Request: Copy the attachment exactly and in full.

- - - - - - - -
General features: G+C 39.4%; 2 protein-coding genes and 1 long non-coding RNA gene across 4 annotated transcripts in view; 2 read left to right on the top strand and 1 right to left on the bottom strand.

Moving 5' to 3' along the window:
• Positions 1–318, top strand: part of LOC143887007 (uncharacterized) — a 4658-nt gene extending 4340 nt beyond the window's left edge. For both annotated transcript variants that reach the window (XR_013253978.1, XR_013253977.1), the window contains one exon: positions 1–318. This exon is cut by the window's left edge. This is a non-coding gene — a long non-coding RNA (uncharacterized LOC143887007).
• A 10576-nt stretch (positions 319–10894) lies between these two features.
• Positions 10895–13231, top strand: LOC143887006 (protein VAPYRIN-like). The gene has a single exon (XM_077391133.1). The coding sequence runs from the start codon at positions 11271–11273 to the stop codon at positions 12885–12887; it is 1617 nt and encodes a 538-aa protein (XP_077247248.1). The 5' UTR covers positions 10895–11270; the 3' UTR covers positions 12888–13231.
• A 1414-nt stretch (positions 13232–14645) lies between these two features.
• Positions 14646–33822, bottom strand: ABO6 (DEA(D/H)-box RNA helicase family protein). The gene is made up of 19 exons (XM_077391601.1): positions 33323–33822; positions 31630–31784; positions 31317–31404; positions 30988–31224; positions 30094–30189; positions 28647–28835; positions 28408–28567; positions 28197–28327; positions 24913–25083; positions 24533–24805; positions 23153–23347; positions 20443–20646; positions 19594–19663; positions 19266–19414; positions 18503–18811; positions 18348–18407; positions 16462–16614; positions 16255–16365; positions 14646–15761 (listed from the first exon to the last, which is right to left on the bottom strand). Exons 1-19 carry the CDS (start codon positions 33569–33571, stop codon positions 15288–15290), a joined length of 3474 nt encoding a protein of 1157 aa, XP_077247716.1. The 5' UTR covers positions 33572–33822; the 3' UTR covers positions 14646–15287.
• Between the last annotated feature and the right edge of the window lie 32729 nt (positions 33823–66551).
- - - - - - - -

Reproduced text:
General features: G+C 39.4%; 2 protein-coding genes and 1 long non-coding RNA gene across 4 annotated transcripts in view; 2 read left to right on the top strand and 1 right to left on the bottom strand.

Moving 5' to 3' along the window:
• Positions 1–318, top strand: part of LOC143887007 (uncharacterized) — a 4658-nt gene extending 4340 nt beyond the window's left edge. For both annotated transcript variants that reach the window (XR_013253978.1, XR_013253977.1), the window contains one exon: positions 1–318. This exon is cut by the window's left edge. This is a non-coding gene — a long non-coding RNA (uncharacterized LOC143887007).
• A 10576-nt stretch (positions 319–10894) lies between these two features.
• Positions 10895–13231, top strand: LOC143887006 (protein VAPYRIN-like). The gene has a single exon (XM_077391133.1). The coding sequence runs from the start codon at positions 11271–11273 to the stop codon at positions 12885–12887; it is 1617 nt and encodes a 538-aa protein (XP_077247248.1). The 5' UTR covers positions 10895–11270; the 3' UTR covers positions 12888–13231.
• A 1414-nt stretch (positions 13232–14645) lies between these two features.
• Positions 14646–33822, bottom strand: ABO6 (DEA(D/H)-box RNA helicase family protein). The gene is made up of 19 exons (XM_077391601.1): positions 33323–33822; positions 31630–31784; positions 31317–31404; positions 30988–31224; positions 30094–30189; positions 28647–28835; positions 28408–28567; positions 28197–28327; positions 24913–25083; positions 24533–24805; positions 23153–23347; positions 20443–20646; positions 19594–19663; positions 19266–19414; positions 18503–18811; positions 18348–18407; positions 16462–16614; positions 16255–16365; positions 14646–15761 (listed from the first exon to the last, which is right to left on the bottom strand). Exons 1-19 carry the CDS (start codon positions 33569–33571, stop codon positions 15288–15290), a joined length of 3474 nt encoding a protein of 1157 aa, XP_077247716.1. The 5' UTR covers positions 33572–33822; the 3' UTR covers positions 14646–15287.
• Between the last annotated feature and the right edge of the window lie 32729 nt (positions 33823–66551).